Youthful Father Chuck O'Malley led a colorful life of sports, song, and romance before joining the Roman Catholic clergy, but his level gaze and twinkling eyes make it clear that he knows ... See full summary »
Washed up singer/actor Frank Elgin has a chance to make a come-back when director Bernie Dodd offers him the leading role in his new musical. Frank however is very insecure, turns to alcohol and shuns even the smallest of responsibilities, leaving everything up to his wife Georgie who finds it harder and harder to cope with her husband's lack of spirit. Bernie tries to help Frank regain his self-confidence, believing that it is Georgie who's the cause of his insecurity. Written by
Leon Wolters <wolters@strw.LeidenUniv.nl>
Changes to Canadian video ratings standards in the late 1980s resulted in this classic being slapped with an R rating, making it illegal to rent or sell it to anyone under the age of 18. No reasons were ever suggested for this rating (which was later changed), though it is possible it may have been confused with a porn film of the same name. See more »
Does your wife really want you to play this part?
Yeah, she's all for it.
I was just wondering. The day I met her, she seemed a little difficult about terms and rather domineering, I thought.
She wasn't always like that.
Oh I know, I know. They all start out as Juliets and wind up as Lady Macbeths.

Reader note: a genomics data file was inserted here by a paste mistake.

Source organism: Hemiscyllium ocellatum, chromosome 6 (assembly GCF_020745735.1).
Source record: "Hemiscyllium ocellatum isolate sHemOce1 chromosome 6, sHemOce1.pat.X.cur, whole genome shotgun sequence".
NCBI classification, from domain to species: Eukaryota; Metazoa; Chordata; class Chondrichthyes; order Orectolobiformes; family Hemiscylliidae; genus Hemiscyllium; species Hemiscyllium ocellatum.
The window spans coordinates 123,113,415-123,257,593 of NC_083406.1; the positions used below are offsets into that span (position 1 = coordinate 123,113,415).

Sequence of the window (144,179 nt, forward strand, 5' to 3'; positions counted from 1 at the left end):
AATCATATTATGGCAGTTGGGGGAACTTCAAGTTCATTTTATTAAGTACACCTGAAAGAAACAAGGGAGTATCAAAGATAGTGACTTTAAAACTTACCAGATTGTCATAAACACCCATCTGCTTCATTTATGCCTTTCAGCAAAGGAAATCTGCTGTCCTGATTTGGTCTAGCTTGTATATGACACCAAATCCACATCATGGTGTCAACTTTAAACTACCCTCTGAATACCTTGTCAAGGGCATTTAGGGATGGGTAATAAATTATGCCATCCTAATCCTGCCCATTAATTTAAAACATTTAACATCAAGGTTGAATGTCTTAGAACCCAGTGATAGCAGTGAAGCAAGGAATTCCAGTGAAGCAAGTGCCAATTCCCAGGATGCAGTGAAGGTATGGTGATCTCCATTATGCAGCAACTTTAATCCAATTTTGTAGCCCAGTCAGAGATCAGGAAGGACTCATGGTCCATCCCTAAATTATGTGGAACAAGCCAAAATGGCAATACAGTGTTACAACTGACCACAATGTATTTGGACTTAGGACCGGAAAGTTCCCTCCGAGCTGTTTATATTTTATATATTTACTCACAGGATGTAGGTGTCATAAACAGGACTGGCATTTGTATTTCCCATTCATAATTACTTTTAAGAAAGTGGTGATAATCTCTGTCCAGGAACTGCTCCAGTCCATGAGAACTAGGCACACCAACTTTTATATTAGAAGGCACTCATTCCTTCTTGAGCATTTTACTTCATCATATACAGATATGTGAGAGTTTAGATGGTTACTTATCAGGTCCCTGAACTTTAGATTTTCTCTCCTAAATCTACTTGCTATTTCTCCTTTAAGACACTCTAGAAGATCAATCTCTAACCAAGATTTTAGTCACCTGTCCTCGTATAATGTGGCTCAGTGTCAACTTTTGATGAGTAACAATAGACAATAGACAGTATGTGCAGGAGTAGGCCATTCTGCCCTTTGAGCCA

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Stage director William Holden fights with his producer over casting alcoholic-on-the-mend singer Bing Crosby as the lead in their newest musical production; Crosby's wife Grace Kelly, a no-nonsense type who dresses glumly, appears to be Crosby's rock but may in fact be what's crippling him. Peculiar melodrama is absorbing and interesting, well-paced and literate, but is also show-offy and fairly shallow. Everyone is unnaturally tense and forlorn, and the spirit of the piece is held back to showcase all the angst. Kelly won a Best Actress Oscar, and although her acting is solid, it's a clichéd part (one waits for her to make that visible transformation, and it happens right on cue; though to credit the filmmakers, a big fuss isn't made of it). Crosby was an odd choice for the role of the former star on the comeback trail; his style of acting is resolutely old-fashioned and, although he does good work, he looks so much older than Holden and Kelly--and his general style is older still--his performance sequences seem distinctly out-of-touch (even for 1954). Holden is the acting stand-out (he was the only one of the three leads not Oscar-nominated), and his innate grit and conflict are something the viewer can get a grip on; Holden immediately connects with the audience because he is completely focused and seems to bring this mannered material back down to earth (he makes it mean something). The plot functions are square and uptight, and the musical production within the film looks pretty hoary, but the drama and human interaction is still worthwhile on a soap opera level. **1/2 from ****
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